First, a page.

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1 of 1 people found the following review helpful
5.0 out of 5 stars Really enjoyable!, May 7, 2008
This review is from: Accidental Branding: How Ordinary People Build Extraordinary Brands (Hardcover)
I was pleasantly surprised at just how much fun this book was to read. The stories of the entrepreneurs focus on the people themselves, how their personal lives created their business ideas, and the obstacles they had to overcome in order to build their brands. I really felt like I was traveling with each one on his or her personal journey and getting a close look at their inspirations and issues. It was exciting and troubling and moving hearing about the things they went through and why.

The book also clearly showed that you could apply the branding methods that worked for the labor-of-love businesses covered to other sorts of businesses, even ones where the founders are not as invested in the product. Nearly every day I now notice these tricks in use by large and exceptionally successful companies, and realize that I have been influenced by them! It has been a really eye opening experience, and has given me a new perspective on what works when giving your product or service a strong and desirable identity.
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2 of 3 people found the following review helpful
5.0 out of 5 stars Inspiring for anyone launching a company, September 29, 2010
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This review is from: Accidental Branding: How Ordinary People Build Extraordinary Brands (Hardcover)
This book is absolutely inspiring for anyone looking to launch a business, not for the money but because you recognize a need. Turns out, when you have passion behind it, you will probably make a lot of money anyway. This book is about entrepreneurs who stayed true to themselves and to the product they wanted to create. Its refreshing when everything else you come across makes it seem like you have to sell your soul to be successful in business. I highly recommend this book to anyone with a small business and big dreams.
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2 of 3 people found the following review helpful
1.0 out of 5 stars Shallow, doesn't deliver, May 25, 2010
By 
Pancho Pantera (currently: Baking ... soda) - See all my reviews
This review is from: Accidental Branding: How Ordinary People Build Extraordinary Brands (Hardcover)
Ok, the good thing: the book is fast to read (I finished it in about three days), but, honestly I found it lacking in meat, lacking in what was in the owner minds, it drifted a lot and talked a lot about non important things.

So, I'll summarize for you the important things that I found in the book:

1.- Build a myth around it. Build a story, something that makes people sympathize with you. Something romantic, heroic, mysterious, etc., whatever suits you.
2.- Build a community around it. Invest in knowing and letting people know your product. Reach for people that rave about your product/service.
3.- Be there. Keep an eye on the business, know all the details, but don't micromanage.

Some chapters are interesting, specially the first ones, but the last three or four (of seven) seem very very rushed out, instead of telling more about the business it deviates and talks about what car the owner drives, or how high are his/her house ceiling is...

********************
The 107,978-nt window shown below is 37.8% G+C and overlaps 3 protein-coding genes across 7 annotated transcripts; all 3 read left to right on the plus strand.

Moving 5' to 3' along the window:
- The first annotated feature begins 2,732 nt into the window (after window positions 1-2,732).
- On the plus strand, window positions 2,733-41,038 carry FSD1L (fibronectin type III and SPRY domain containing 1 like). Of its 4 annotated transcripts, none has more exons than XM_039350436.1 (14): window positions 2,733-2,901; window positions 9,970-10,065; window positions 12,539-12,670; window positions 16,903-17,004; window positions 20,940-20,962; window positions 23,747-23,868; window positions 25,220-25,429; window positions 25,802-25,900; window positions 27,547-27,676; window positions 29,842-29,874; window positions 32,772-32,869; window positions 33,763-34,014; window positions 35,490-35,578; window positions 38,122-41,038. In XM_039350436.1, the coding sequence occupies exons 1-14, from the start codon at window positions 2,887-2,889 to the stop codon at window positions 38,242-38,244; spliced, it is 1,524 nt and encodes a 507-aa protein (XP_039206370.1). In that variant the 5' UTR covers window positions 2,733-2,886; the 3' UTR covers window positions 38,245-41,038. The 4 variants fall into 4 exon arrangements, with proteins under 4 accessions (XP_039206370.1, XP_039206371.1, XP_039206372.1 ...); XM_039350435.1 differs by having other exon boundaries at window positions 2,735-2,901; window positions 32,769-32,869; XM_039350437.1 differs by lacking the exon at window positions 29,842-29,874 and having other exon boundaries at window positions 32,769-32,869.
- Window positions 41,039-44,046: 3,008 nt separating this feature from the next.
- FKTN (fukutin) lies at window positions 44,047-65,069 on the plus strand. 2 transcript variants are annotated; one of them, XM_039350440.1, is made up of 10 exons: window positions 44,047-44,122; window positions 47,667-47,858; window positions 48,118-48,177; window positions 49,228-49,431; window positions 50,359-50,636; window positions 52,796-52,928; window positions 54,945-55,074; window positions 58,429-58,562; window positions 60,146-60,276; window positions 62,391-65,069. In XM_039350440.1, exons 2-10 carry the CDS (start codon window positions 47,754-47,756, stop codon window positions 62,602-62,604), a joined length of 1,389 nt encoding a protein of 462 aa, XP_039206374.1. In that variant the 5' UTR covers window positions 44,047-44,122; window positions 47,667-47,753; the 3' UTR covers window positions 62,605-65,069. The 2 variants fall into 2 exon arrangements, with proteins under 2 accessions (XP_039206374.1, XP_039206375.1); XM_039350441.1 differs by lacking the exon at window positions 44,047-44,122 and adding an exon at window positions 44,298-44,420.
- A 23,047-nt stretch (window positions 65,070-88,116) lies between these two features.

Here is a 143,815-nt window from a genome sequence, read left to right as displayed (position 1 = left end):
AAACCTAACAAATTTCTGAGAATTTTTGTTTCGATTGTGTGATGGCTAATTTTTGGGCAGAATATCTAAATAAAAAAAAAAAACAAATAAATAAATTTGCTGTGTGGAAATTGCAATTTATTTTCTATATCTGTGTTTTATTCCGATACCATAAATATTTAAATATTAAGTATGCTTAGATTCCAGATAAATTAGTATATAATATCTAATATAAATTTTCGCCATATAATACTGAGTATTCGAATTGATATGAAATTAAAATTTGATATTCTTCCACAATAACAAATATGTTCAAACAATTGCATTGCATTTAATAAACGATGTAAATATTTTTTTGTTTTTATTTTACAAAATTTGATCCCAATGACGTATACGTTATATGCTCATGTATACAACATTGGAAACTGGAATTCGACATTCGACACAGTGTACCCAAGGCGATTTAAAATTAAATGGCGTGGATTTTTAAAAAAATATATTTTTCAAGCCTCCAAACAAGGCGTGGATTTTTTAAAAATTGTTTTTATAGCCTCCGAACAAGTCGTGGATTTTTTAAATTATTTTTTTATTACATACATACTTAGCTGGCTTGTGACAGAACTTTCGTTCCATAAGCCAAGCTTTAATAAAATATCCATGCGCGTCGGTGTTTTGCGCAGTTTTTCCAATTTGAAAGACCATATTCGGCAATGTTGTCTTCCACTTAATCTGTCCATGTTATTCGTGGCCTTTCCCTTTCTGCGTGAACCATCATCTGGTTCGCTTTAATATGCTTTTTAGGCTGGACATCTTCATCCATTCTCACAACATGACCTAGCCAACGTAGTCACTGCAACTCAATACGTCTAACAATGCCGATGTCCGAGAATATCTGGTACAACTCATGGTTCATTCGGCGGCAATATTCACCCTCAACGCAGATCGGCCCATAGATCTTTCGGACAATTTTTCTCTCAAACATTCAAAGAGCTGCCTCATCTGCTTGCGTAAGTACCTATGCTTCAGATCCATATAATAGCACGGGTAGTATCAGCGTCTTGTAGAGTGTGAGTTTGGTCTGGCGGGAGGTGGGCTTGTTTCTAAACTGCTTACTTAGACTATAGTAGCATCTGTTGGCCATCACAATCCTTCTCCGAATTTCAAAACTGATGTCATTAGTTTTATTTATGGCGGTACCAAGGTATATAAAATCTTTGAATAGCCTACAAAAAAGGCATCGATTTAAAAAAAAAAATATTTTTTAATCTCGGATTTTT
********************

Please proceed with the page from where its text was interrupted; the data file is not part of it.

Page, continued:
For a real Analysis of people that have stood out, I recommend Outliers, by M. Gladwell.
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2 of 3 people found the following review helpful
5.0 out of 5 stars Learn from those who do well, April 20, 2008
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This review is from: Accidental Branding: How Ordinary People Build Extraordinary Brands (Hardcover)
This book is fun to read, regardless of whether one expects to start a company. David Vinjamuri takes the reader on a surprisingly intimate series of visits with the founders of companies that are known for their spunk and excellent bonds with their customers. The founders all seem like "real people", and we enjoy getting to know them. Beyond that, however, he identifies the qualities and decisions that caused these seemingly ordinary people to succeed, sometimes after more than one attempt and considerable struggle. Each one built something that solved a personal need into a product that was valued by many and, incidentally, made them very wealthy. This book feels like each of them tells us personally how it was done.

Highly recommended.
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1 of 3 people found the following review helpful
5.0 out of 5 stars A Great Read!, March 25, 2008
By 
CityKiff (New York, NY United States) - See all my reviews
This review is from: Accidental Branding: How Ordinary People Build Extraordinary Brands (Hardcover)
Accidental Branding is a refreshing new book that delves into the awe-inspiring stories behind six of today's most successful brands (e.g., Craigslist, Baby Einstein, Burt's Bees). Through vivid case studies, the author illustrates how the creators of each brand found inspiration from their own wants and needs. Not your typical business book, Accidental Branding is informative yet extremely entertaining, chock full of in-depth interviews and colorful profiles of six successful entrepreneurs and their burgeoning empires. Definitely a great read!
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Accidental Branding: How Ordinary People Build Extraordinary Brands
Accidental Branding: How Ordinary People Build Extraordinary Brands by David Vinjamuri (Hardcover - March 28, 2008)